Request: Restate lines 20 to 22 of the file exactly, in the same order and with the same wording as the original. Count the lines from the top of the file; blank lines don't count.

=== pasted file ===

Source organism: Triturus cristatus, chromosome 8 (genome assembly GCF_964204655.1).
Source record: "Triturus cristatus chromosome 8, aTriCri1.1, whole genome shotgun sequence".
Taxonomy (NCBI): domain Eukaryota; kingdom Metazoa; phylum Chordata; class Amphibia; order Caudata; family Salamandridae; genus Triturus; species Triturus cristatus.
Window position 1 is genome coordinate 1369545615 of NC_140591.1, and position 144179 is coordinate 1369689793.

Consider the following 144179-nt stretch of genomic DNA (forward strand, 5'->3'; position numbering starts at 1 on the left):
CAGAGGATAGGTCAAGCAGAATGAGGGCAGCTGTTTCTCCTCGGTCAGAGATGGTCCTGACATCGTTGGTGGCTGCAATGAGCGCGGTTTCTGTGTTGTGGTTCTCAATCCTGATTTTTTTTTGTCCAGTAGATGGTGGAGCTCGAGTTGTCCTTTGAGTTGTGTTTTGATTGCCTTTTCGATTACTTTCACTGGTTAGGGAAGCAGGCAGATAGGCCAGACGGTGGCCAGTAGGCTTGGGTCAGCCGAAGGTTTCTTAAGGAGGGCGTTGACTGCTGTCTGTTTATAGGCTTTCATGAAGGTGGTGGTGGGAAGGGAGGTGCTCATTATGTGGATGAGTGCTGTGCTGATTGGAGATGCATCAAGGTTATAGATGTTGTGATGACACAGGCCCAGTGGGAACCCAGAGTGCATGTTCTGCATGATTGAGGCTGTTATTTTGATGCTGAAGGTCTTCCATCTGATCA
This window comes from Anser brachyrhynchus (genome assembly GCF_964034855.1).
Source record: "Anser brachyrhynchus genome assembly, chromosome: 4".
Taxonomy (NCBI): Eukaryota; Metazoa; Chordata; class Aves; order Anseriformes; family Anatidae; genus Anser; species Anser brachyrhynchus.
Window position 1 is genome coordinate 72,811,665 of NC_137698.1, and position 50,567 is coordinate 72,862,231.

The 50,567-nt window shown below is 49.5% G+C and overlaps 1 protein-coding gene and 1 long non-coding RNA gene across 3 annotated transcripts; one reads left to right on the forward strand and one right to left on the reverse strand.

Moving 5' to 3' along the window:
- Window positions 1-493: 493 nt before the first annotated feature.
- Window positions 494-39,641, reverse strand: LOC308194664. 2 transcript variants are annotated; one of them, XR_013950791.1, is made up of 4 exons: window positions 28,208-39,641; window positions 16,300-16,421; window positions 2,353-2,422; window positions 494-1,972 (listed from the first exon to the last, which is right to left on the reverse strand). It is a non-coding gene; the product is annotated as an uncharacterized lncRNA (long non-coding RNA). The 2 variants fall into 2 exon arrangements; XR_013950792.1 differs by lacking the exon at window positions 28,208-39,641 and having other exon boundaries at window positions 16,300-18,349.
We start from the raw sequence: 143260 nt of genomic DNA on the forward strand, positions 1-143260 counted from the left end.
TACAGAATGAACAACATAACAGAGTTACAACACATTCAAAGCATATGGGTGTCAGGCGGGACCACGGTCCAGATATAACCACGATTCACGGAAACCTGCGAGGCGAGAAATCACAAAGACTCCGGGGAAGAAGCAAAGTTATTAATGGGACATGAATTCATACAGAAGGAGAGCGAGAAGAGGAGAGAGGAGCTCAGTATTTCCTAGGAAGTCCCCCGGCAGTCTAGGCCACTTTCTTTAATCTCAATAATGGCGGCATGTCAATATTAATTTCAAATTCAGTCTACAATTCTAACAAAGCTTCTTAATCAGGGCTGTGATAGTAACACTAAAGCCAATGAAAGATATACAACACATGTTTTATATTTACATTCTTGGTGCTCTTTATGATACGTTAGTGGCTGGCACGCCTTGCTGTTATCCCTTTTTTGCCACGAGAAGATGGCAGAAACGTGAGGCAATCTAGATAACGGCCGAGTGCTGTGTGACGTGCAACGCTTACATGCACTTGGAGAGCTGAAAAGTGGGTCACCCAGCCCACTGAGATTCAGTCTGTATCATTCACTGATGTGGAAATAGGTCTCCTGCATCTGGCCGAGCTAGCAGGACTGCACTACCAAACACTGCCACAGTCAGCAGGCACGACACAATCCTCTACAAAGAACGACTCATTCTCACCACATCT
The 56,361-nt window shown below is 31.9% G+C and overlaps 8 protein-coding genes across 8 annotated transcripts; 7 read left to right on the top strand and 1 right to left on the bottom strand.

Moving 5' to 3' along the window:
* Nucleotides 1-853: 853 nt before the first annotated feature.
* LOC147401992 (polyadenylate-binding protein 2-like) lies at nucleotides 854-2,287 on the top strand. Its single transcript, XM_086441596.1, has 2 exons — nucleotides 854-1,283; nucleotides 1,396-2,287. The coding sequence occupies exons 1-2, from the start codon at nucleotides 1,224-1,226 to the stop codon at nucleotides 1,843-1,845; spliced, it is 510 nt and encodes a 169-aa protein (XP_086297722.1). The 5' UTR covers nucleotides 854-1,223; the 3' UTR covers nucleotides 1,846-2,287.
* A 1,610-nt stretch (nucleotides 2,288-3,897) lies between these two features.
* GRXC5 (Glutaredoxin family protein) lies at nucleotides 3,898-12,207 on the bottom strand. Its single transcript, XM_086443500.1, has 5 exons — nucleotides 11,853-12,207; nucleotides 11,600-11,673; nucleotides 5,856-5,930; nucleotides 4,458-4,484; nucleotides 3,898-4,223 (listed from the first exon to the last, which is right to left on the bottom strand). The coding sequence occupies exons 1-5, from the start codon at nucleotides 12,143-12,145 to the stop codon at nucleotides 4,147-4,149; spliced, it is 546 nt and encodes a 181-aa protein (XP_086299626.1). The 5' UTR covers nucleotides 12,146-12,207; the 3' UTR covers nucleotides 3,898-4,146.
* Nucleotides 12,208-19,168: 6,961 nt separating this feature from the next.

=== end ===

* LOC147401992 (polyadenylate-binding protein 2-like) lies at nucleotides 854-2,287 on the top strand. Its single transcript, XM_086441596.1, has 2 exons — nucleotides 854-1,283; nucleotides 1,396-2,287. The coding sequence occupies exons 1-2, from the start codon at nucleotides 1,224-1,226 to the stop codon at nucleotides 1,843-1,845; spliced, it is 510 nt and encodes a 169-aa protein (XP_086297722.1). The 5' UTR covers nucleotides 854-1,223; the 3' UTR covers nucleotides 1,846-2,287.
* A 1,610-nt stretch (nucleotides 2,288-3,897) lies between these two features.
* GRXC5 (Glutaredoxin family protein) lies at nucleotides 3,898-12,207 on the bottom strand. Its single transcript, XM_086443500.1, has 5 exons — nucleotides 11,853-12,207; nucleotides 11,600-11,673; nucleotides 5,856-5,930; nucleotides 4,458-4,484; nucleotides 3,898-4,223 (listed from the first exon to the last, which is right to left on the bottom strand). The coding sequence occupies exons 1-5, from the start codon at nucleotides 12,143-12,145 to the stop codon at nucleotides 4,147-4,149; spliced, it is 546 nt and encodes a 181-aa protein (XP_086299626.1). The 5' UTR covers nucleotides 12,146-12,207; the 3' UTR covers nucleotides 3,898-4,146.